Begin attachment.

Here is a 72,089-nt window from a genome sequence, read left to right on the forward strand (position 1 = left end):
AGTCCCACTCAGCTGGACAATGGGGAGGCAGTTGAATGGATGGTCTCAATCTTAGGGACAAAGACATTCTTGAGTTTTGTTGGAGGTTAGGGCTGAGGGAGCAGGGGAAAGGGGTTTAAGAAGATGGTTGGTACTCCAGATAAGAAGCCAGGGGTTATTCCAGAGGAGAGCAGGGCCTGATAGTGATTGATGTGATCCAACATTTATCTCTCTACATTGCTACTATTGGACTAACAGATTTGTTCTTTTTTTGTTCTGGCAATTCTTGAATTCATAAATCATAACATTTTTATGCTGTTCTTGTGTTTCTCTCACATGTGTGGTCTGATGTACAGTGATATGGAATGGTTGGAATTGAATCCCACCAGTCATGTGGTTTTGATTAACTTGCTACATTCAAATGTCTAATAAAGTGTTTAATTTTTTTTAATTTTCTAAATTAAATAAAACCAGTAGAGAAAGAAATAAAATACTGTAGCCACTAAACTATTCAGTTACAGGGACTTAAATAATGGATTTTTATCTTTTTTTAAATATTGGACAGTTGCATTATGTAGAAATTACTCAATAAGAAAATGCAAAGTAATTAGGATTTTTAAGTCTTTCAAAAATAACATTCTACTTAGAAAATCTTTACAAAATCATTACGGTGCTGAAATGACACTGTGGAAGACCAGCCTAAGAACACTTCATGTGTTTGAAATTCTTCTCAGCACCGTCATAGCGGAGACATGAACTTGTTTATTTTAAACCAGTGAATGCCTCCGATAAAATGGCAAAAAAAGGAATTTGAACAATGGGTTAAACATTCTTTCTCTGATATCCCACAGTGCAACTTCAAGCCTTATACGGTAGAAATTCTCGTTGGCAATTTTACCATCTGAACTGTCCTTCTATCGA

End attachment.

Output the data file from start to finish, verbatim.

Here is a 72,089-nt window from a genome sequence, read left to right on the forward strand (position 1 = left end):
AGTCCCACTCAGCTGGACAATGGGGAGGCAGTTGAATGGATGGTCTCAATCTTAGGGACAAAGACATTCTTGAGTTTTGTTGGAGGTTAGGGCTGAGGGAGCAGGGGAAAGGGGTTTAAGAAGATGGTTGGTACTCCAGATAAGAAGCCAGGGGTTATTCCAGAGGAGAGCAGGGCCTGATAGTGATTGATGTGATCCAACATTTATCTCTCTACATTGCTACTATTGGACTAACAGATTTGTTCTTTTTTTGTTCTGGCAATTCTTGAATTCATAAATCATAACATTTTTATGCTGTTCTTGTGTTTCTCTCACATGTGTGGTCTGATGTACAGTGATATGGAATGGTTGGAATTGAATCCCACCAGTCATGTGGTTTTGATTAACTTGCTACATTCAAATGTCTAATAAAGTGTTTAATTTTTTTTAATTTTCTAAATTAAATAAAACCAGTAGAGAAAGAAATAAAATACTGTAGCCACTAAACTATTCAGTTACAGGGACTTAAATAATGGATTTTTATCTTTTTTTAAATATTGGACAGTTGCATTATGTAGAAATTACTCAATAAGAAAATGCAAAGTAATTAGGATTTTTAAGTCTTTCAAAAATAACATTCTACTTAGAAAATCTTTACAAAATCATTACGGTGCTGAAATGACACTGTGGAAGACCAGCCTAAGAACACTTCATGTGTTTGAAATTCTTCTCAGCACCGTCATAGCGGAGACATGAACTTGTTTATTTTAAACCAGTGAATGCCTCCGATAAAATGGCAAAAAAAGGAATTTGAACAATGGGTTAAACATTCTTTCTCTGATATCCCACAGTGCAACTTCAAGCCTTATACGGTAGAAATTCTCGTTGGCAATTTTACCATCTGAACTGTCCTTCTATCGA